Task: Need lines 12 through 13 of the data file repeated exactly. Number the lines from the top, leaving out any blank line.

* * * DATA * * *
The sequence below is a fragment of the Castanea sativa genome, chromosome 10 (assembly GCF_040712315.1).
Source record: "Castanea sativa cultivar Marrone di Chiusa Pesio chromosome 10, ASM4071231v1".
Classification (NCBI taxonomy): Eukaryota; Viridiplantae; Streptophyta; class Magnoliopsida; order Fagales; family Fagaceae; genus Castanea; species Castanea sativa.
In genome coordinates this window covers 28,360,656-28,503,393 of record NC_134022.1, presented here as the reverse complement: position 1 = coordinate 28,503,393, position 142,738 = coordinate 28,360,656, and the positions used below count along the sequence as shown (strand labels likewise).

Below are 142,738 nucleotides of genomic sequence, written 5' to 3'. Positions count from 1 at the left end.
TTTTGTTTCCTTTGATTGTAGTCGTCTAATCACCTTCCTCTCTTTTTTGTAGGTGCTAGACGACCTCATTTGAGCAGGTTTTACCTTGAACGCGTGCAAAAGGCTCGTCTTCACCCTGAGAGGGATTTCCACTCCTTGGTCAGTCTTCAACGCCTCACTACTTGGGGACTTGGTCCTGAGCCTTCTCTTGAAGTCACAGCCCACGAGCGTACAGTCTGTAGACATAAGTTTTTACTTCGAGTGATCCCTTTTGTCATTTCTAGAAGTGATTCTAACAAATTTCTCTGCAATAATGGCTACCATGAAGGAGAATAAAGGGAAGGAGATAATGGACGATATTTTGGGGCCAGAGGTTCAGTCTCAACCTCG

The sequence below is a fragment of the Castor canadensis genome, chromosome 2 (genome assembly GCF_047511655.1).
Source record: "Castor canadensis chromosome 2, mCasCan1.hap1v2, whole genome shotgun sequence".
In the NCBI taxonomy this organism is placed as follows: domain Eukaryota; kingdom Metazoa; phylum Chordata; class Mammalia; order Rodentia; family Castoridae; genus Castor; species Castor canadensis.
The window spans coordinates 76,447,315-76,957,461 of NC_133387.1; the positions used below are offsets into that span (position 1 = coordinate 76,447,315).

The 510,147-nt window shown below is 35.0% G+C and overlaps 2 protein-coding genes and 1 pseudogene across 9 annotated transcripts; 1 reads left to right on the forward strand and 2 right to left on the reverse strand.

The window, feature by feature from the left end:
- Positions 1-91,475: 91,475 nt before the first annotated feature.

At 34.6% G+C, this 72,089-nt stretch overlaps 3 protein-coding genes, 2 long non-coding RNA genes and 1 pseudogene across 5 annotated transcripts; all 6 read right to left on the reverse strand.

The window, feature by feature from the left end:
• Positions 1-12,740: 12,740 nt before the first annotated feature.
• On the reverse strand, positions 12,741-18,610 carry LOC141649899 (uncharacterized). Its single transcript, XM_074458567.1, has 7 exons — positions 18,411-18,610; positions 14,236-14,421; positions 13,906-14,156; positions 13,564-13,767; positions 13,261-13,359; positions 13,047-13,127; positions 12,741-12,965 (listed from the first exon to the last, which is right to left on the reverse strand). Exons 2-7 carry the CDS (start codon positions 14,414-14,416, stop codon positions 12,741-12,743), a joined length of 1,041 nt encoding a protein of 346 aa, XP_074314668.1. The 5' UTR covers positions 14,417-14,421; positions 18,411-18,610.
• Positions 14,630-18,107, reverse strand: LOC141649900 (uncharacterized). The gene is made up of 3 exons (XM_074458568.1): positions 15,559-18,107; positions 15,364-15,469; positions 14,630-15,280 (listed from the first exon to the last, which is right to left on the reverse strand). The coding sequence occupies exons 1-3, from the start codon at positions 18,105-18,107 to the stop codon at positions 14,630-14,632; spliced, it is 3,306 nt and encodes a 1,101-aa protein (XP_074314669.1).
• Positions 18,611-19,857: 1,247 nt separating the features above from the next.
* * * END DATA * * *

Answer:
The window, feature by feature from the left end:
- Positions 1-91,475: 91,475 nt before the first annotated feature.